Year in Review 2020: National Sports Day, MS Dhoni, Kevin Pietersen, Naomi Osaka among Firstpost Sports' best pieces this year

FP Sports
·10-min read

For sports writers, the year was quite challenging. With events getting postponed, cancelled all over the world post the COVID-19 outbreak from February end, what followed was a long period of no sporting action. It was frustrating for the athletes to not be on the ground, court, table and shine, succeed, fail, learn, improve. But at the same time, they got an unexpected break from their sports, tight schedule to spend some time with their families. And they deserved it.

However, for the journalists covering them and the sports they pursue, there was no vacation. There was no stopping, even in a world where no matches were being played, across sports, at any corner in the world.

Sports writers struggled but managed to rethink, replan, and accepted the challenge that was in front of them. At Firstpost, we tried our best, chalking out new ideas, and working on fresh concepts and reporting on latest sporting developments off the field.

From nostalgia, to masterclass, to insightful interviews, we did it all to keep serving the valuable readers who we have built over the years. All of this effort was put together by our reporters and contributors to ensure we keep our readers' faith intact while maintaining the quality of content, even during a pandemic.

Over the course of 2020, the sports journalists of Firstpost filed many important stories and as we say goodbye to the year, we bring you some of the best ones.

Here's the list of Firstpost Sports' best articles of 2020:

National Sports Day: Of miffed athletes, muffled grudges and stony silence - By Shantanu Srivastava

Each year, India's National Sports Day comes with its share of controversies. Sure, there is the token solemn remembrance of hockey wizard Major Dhyan Chand €" the day marks his birth anniversary €" but the dazzle well and truly belongs to the national sports awards that are conferred in a glittering ceremony in Rashtrapati Bhavan. Preceding the razzmatazz though are tears and tirades, heartburn and laments, and in some cases, threats of a legal notice.

Click here to read the piece.

Kevin Pietersen's second innings: Former England player is now committed to saving rhinos from extinction - By Amit Kamath

Pietersen's journey into the conservation of rhinos started back in 2013 when he took a safari trip to the country of his birth. When it struck him how bad the crisis was, he decided to use his profile to 'bang the drum' about conservation, illegal wildlife trade, and destroying a species.

"It continues to drive me every day, to try and make a difference, to protect our planet because we're destroying our planet every single day. We continue to do so. It gives me great pleasure in focusing my attention in helping a species, and the rhino was where I started because of how critically endangered it is," he says.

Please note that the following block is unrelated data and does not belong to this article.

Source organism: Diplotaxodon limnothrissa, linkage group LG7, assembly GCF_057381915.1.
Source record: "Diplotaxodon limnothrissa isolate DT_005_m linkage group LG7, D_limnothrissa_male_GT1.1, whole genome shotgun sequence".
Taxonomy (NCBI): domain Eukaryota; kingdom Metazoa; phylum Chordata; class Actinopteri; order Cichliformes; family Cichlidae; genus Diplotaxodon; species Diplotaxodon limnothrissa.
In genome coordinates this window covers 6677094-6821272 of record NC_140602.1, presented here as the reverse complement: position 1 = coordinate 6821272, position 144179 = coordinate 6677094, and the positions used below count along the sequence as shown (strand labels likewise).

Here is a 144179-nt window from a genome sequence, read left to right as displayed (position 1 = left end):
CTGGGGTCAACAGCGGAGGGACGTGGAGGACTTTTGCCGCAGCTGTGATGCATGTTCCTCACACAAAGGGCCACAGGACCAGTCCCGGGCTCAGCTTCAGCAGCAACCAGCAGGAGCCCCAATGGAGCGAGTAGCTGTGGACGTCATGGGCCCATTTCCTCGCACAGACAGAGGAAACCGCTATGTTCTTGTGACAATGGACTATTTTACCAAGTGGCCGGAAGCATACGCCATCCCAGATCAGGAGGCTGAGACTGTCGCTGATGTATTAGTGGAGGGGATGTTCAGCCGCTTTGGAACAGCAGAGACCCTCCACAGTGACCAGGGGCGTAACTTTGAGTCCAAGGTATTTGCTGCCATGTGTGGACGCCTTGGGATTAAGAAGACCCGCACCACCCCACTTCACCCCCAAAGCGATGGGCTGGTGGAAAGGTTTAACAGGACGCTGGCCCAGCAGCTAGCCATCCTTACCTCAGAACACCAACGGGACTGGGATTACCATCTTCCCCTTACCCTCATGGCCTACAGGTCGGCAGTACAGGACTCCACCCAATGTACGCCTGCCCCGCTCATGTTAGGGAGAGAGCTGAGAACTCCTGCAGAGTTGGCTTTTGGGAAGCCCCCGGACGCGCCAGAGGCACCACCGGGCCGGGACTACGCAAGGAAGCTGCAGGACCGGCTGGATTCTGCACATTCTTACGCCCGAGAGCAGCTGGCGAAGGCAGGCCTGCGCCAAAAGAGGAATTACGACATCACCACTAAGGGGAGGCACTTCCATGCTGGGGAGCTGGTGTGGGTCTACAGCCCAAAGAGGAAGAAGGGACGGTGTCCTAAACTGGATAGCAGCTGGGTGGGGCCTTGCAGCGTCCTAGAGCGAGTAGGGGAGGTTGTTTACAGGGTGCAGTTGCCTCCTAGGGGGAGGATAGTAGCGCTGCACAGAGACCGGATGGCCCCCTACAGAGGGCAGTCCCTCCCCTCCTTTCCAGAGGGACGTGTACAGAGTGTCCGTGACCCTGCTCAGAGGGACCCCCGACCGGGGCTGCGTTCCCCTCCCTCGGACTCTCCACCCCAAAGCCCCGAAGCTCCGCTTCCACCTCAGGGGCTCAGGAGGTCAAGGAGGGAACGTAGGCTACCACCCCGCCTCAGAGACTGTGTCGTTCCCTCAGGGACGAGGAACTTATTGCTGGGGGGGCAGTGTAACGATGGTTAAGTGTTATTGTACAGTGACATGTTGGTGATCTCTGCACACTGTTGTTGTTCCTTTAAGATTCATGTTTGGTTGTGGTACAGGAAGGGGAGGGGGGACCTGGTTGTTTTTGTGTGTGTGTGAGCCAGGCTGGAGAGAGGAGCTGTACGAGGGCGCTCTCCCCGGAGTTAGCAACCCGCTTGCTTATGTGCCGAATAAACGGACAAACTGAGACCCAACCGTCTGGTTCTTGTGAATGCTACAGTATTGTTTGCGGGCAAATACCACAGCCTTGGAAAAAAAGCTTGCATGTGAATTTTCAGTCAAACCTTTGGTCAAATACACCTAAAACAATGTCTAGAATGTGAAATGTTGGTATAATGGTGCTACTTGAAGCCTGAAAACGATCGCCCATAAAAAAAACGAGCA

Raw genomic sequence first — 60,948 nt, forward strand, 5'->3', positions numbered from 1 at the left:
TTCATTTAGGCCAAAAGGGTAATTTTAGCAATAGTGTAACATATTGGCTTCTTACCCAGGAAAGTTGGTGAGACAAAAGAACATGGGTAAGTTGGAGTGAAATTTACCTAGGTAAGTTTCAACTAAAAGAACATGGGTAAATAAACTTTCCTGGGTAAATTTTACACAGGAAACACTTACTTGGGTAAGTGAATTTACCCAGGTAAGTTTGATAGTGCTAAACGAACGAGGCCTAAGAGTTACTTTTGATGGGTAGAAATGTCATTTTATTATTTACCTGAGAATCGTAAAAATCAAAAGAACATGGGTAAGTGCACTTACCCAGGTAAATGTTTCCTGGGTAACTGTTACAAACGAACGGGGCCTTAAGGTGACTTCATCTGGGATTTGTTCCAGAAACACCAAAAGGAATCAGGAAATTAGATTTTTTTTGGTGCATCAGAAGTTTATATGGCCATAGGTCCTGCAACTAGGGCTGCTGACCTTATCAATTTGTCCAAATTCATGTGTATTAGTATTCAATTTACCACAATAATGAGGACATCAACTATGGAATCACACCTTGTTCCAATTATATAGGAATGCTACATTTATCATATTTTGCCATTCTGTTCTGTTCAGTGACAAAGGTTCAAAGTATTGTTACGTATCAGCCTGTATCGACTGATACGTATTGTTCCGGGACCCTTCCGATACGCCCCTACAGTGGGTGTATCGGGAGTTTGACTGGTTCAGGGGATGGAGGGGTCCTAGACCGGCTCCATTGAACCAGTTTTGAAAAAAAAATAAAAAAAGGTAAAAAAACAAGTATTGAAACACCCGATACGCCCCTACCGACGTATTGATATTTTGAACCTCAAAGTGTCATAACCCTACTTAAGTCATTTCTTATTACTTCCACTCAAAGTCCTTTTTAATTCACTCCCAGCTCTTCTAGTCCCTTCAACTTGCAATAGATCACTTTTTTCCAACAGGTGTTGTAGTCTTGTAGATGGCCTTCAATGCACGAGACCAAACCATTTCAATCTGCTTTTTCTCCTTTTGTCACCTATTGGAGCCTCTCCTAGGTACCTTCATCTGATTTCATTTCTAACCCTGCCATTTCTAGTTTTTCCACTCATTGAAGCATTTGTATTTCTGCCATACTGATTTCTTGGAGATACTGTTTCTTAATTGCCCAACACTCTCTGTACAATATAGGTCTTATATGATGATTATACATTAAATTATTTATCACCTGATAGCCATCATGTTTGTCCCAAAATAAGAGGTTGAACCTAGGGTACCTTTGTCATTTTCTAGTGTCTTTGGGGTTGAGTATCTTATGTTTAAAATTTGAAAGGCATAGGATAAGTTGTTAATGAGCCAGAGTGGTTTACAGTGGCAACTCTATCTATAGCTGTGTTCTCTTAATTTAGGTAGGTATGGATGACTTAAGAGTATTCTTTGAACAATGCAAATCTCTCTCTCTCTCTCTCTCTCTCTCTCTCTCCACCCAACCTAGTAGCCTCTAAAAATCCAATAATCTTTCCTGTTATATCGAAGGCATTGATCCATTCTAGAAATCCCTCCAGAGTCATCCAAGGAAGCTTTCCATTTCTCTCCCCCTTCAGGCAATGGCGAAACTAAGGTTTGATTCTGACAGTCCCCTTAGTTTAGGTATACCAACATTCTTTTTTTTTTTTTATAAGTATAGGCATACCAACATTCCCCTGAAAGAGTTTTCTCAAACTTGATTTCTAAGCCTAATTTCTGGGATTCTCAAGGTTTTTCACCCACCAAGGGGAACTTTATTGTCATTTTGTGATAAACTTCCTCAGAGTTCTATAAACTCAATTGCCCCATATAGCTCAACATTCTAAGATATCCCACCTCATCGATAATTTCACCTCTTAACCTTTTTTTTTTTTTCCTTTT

Click here to read the piece.

Tennis has long been in a bubble to the outside world, Naomi Osaka tried to break out - Tanuj Lakhina

This content is not available due to your privacy preferences.
Update your settings here to see it.

Tennis is, and has been, guilty of living in the bubble for too long. And players have been guilty of being selfish, privileged and aiding their factions and egos.

For when some have tried to challenge the norm, the sport hasn't reacted well. Take the case of McEnroe and Martina Navratilova who unfurled a banner asking for the Margaret Court Arena to be renamed in honour of Evonne Goolagong. Court has been a homophobe, transphobe, and bigot for decades. Instead of acknowledging the need for change, Australian Open organisers forced the legendary duo into apologising and threatened to withdraw their accreditation.

Click here to read the piece.

Firstpost Masterclass: Luge legend Shiva Keshavan deconstructs the science, technique, and mindset behind his art - By Shantanu Srivastava

"...I think for a sport like luge, you need complete, full-body training. There's no area that can be trained more than the others, such are the demands of the sport. First and foremost, you need to have a lot of core strength because that helps you throughout the run. You also need to work on your upper body €" lats, triceps, forearms.

You have to have strong lower back, glutes, that's pretty much full body. We try to aim for a perfect beach body!"

Click here to read the piece

MS Dhoni retires: Cricketing legend and inscrutable enigma who launched a million middle class dreams - By Shantanu Srivastava

File image of MS Dhoni. AFP
File image of MS Dhoni. AFP

File image of MS Dhoni. AFP

And so it ended, in an instant, with a bunch of cold, calculated, uncluttered words of defining finality. The innocently amateurish montage of memories compiled on Instagram speaking of a middle-aged man not completely at ease with the app; the inimitable tag-team of Mukesh and Sahir Ludhianvi floating its prose in pristine glory, stirring emotions, swirling memories €" it was too simplistic, too definite. The farewell note that was penned in his head one muggy day in Manchester by the rasping arm of Martin Guptill was eventually read 14 months later in 16 unadulterated words. No press release, no videos, no voice notes. This was it.

Click here to read the piece

Women's football in India stares at uncertain future amid coronavirus-induced economic slowdown - By Ujwal Singh

One has to understand that the footballing structure in India is a lot different than the most popular sport of the land €" cricket. While state association teams, both at senior and junior levels, backed by a rich and powerful Board for Control of Cricket in India (BCCI) form the bedrock of sport, in case of football, it's the private clubs. The health of these football clubs is directly related to the economic trajectory and the health of women's football is directly dependent on the trajectory of the clubs' health.

Click here to read the piece

Firstpost Masterclass: Former India cricketer Murali Kartik deconstructs the art of finger spin - By Shantanu Srivastava

"...I call spin bowling a combination of three things: One is your run-up, second is how you own your crease at the delivery stride, and the third is your follow-through. That's where the pivot comes. People who have a strong pivot, and by that I mean that trail leg and trail knee at the time of delivery should be as close as possible with the front leg that should be ramrod straight."